The uncleared scrub on the opposite bank was known as the Bargo Brush, and was much feared as the haunt of escaped convicts turned bushranger. The road through the Bargo Brush was often all but impassible, as this letter of 1861 attests

I have just travelled through the Bargo Brush, on the Great Southern Road, but such a road, I unhesitatingly say, never existed in any other civilised or uncivilised part of the world. Dr. Leichhardt met with nothing like it on his overland journey to Port Essington;nor did Bruce, in his travels in Abyssinia;nor did Mungo Park, or Dr. Livingstone, in their travels in the interior of Africa.

To give any thing like a graphic description of the state of the road would be impossible. For about twenty miles it is a succession of pits and bogs, and holes of every kind, and in order to prevent the escape of any of the unfortunate travellers into the bush, a ditch has been cut on both sides of the road, so that they are as well secured as they would be on a treadmill. Every thing that nature and art could do to render a road impassable and dangerous, has been done on the Great Southern Road. Although I have had two days rest since I returned home, I still feel appalled at the dangers I have encountered, and most grateful to Providence for my preservation of both life and limb. My friend and I, who travelled together in a gig determined that we would spare no time or pains in exploring - so as to perform - the getting through this slough of pits and bogs, without breaking a bone of man or beast, or the shafts or springs of our gig. For this purpose one led the horse and the other walked ' before, to explore and take soundings of the pits, bogs, &c.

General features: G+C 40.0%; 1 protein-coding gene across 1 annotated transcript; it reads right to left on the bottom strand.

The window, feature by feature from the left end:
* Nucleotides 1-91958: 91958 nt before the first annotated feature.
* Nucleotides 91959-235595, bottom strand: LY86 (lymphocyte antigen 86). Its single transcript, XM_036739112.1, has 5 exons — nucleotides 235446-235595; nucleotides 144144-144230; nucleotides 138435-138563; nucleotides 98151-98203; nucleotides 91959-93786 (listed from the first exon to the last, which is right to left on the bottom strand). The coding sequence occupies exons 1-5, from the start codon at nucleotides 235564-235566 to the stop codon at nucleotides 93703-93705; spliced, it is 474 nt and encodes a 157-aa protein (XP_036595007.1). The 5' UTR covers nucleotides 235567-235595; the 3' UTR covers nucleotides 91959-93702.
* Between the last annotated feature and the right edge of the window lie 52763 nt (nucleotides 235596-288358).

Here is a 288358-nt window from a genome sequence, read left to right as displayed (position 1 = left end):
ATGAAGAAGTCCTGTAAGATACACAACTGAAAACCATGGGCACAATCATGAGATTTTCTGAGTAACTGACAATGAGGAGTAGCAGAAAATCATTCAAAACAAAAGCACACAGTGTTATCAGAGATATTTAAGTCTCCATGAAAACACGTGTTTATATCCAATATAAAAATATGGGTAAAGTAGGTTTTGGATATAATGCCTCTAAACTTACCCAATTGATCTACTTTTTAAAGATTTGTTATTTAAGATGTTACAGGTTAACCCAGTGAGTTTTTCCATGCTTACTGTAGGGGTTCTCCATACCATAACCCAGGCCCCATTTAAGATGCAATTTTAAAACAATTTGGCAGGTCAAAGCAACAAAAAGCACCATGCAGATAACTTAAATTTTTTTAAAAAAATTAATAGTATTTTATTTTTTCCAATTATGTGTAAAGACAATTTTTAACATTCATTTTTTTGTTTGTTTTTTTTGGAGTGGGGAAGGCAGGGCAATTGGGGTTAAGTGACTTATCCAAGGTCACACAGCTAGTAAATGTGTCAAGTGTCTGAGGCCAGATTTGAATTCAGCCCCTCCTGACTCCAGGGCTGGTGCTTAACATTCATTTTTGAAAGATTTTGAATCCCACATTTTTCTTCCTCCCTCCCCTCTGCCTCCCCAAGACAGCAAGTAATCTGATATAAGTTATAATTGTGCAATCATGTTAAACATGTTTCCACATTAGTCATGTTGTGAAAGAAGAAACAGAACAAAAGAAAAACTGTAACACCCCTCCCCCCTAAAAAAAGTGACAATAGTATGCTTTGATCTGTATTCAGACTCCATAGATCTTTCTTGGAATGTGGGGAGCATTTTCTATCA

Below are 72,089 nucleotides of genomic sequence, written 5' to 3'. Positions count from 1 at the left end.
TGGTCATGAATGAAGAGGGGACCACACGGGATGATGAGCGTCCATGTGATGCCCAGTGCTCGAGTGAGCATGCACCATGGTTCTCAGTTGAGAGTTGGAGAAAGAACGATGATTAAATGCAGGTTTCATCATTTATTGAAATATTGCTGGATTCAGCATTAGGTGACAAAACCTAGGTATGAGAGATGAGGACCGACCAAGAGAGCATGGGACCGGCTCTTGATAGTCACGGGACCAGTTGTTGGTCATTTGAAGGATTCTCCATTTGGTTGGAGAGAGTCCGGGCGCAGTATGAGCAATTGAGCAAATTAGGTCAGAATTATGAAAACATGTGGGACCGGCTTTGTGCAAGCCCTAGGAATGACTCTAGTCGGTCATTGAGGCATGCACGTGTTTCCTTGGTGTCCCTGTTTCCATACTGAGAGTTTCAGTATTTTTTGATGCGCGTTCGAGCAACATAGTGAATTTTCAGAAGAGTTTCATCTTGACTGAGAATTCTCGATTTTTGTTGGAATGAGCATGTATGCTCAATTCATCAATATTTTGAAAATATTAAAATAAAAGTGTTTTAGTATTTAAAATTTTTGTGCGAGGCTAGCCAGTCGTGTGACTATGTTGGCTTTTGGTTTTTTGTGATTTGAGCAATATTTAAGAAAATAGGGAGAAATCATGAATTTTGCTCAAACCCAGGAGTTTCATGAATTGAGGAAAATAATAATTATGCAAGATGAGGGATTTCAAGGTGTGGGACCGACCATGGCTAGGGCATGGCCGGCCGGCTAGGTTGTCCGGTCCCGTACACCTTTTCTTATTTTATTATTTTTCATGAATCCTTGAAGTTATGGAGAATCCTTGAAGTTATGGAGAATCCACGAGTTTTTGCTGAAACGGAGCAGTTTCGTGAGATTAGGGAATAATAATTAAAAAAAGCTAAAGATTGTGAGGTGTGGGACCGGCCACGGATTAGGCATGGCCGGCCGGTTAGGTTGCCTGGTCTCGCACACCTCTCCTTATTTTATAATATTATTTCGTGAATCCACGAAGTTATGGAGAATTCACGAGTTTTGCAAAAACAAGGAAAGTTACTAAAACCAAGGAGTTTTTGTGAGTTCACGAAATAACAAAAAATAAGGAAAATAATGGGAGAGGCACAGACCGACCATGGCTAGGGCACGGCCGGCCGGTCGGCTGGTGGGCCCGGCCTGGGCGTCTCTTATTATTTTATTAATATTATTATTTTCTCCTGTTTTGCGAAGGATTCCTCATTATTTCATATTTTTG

At times we were fairly brought to a stand-still, on account of the almost unfathomable holes, and the great number of drays, &c, deeply embedded in the slough. The poor carriers appeared to be at their wits' end. I have never seen such a fine set of strong, healthy fellows so dead beat as were the carriers on this road. And I shall never forget their kindness in assisting us in our difficulties. But for I them our horse and gig would have become a wreck on the Great Southern Road, and, probably, little more than the whip would have been visible to act as a beacon to warn travellers not to approach it. On, one occasion, when we had got deeply bogged, I asked a man, who was at the time hard at work with a spade digging his dray out of a bog, to come and as assist us. He immediately came, and also another man, with whose help we saved the life of our horse. Twice our horse got bogged up to the belly, notwithstanding the utmost precautions we could use, and on one occasion broke a shaft, which we had to splice in the best we could with the reins, some straps, and saplings. One of the mail-driven told us that one of his wheelers had sunk to the hips, and was I with difficulty drawn out by the remainder of the team. He said he had been twenty-two hours in coming thirty-two miles, and that nothing should induce him to continue driving by night on such a dangerous road.

Is not this a case for Government interference